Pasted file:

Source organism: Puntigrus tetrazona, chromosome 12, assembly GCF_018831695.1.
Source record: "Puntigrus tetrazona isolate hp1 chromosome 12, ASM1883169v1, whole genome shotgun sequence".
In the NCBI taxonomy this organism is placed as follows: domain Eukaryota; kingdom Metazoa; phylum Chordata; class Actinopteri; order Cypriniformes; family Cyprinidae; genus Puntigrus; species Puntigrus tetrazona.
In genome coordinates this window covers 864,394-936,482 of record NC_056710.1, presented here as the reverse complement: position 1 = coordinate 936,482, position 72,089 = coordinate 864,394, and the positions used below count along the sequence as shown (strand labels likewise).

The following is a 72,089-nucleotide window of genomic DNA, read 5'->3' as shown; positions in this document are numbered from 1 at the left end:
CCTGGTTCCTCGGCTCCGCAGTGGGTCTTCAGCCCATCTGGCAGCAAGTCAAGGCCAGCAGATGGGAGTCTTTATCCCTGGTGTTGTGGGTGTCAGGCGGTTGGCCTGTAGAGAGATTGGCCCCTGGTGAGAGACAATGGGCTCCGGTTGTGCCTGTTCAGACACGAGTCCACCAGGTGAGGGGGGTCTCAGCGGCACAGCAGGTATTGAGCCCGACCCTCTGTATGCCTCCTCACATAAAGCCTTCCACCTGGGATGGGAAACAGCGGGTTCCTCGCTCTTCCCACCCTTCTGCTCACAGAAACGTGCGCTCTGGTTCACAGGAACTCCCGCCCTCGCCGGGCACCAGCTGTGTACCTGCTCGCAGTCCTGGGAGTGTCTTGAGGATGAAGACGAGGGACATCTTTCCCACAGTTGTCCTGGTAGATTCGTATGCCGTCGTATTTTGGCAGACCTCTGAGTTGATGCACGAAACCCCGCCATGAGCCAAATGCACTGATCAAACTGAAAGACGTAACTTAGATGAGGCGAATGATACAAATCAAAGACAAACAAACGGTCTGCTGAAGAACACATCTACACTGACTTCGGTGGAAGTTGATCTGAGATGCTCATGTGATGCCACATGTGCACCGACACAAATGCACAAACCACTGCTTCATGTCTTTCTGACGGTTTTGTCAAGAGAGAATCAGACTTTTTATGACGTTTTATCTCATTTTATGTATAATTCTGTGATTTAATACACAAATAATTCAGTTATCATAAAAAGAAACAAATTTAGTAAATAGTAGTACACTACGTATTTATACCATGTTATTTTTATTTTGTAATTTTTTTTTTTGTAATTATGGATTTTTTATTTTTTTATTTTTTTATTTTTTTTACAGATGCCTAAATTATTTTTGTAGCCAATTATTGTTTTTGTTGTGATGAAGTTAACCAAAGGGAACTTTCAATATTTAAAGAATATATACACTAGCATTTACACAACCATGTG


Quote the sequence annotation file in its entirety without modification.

Source organism: Puntigrus tetrazona, chromosome 12, assembly GCF_018831695.1.
Source record: "Puntigrus tetrazona isolate hp1 chromosome 12, ASM1883169v1, whole genome shotgun sequence".
In the NCBI taxonomy this organism is placed as follows: domain Eukaryota; kingdom Metazoa; phylum Chordata; class Actinopteri; order Cypriniformes; family Cyprinidae; genus Puntigrus; species Puntigrus tetrazona.
In genome coordinates this window covers 864,394-936,482 of record NC_056710.1, presented here as the reverse complement: position 1 = coordinate 936,482, position 72,089 = coordinate 864,394, and the positions used below count along the sequence as shown (strand labels likewise).

The following is a 72,089-nucleotide window of genomic DNA, read 5'->3' as shown; positions in this document are numbered from 1 at the left end:
CCTGGTTCCTCGGCTCCGCAGTGGGTCTTCAGCCCATCTGGCAGCAAGTCAAGGCCAGCAGATGGGAGTCTTTATCCCTGGTGTTGTGGGTGTCAGGCGGTTGGCCTGTAGAGAGATTGGCCCCTGGTGAGAGACAATGGGCTCCGGTTGTGCCTGTTCAGACACGAGTCCACCAGGTGAGGGGGGTCTCAGCGGCACAGCAGGTATTGAGCCCGACCCTCTGTATGCCTCCTCACATAAAGCCTTCCACCTGGGATGGGAAACAGCGGGTTCCTCGCTCTTCCCACCCTTCTGCTCACAGAAACGTGCGCTCTGGTTCACAGGAACTCCCGCCCTCGCCGGGCACCAGCTGTGTACCTGCTCGCAGTCCTGGGAGTGTCTTGAGGATGAAGACGAGGGACATCTTTCCCACAGTTGTCCTGGTAGATTCGTATGCCGTCGTATTTTGGCAGACCTCTGAGTTGATGCACGAAACCCCGCCATGAGCCAAATGCACTGATCAAACTGAAAGACGTAACTTAGATGAGGCGAATGATACAAATCAAAGACAAACAAACGGTCTGCTGAAGAACACATCTACACTGACTTCGGTGGAAGTTGATCTGAGATGCTCATGTGATGCCACATGTGCACCGACACAAATGCACAAACCACTGCTTCATGTCTTTCTGACGGTTTTGTCAAGAGAGAATCAGACTTTTTATGACGTTTTATCTCATTTTATGTATAATTCTGTGATTTAATACACAAATAATTCAGTTATCATAAAAAGAAACAAATTTAGTAAATAGTAGTACACTACGTATTTATACCATGTTATTTTTATTTTGTAATTTTTTTTTTTGTAATTATGGATTTTTTATTTTTTTATTTTTTTATTTTTTTTACAGATGCCTAAATTATTTTTGTAGCCAATTATTGTTTTTGTTGTGATGAAGTTAACCAAAGGGAACTTTCAATATTTAAAGAATATATACACTAGCATTTACACAACCATGTG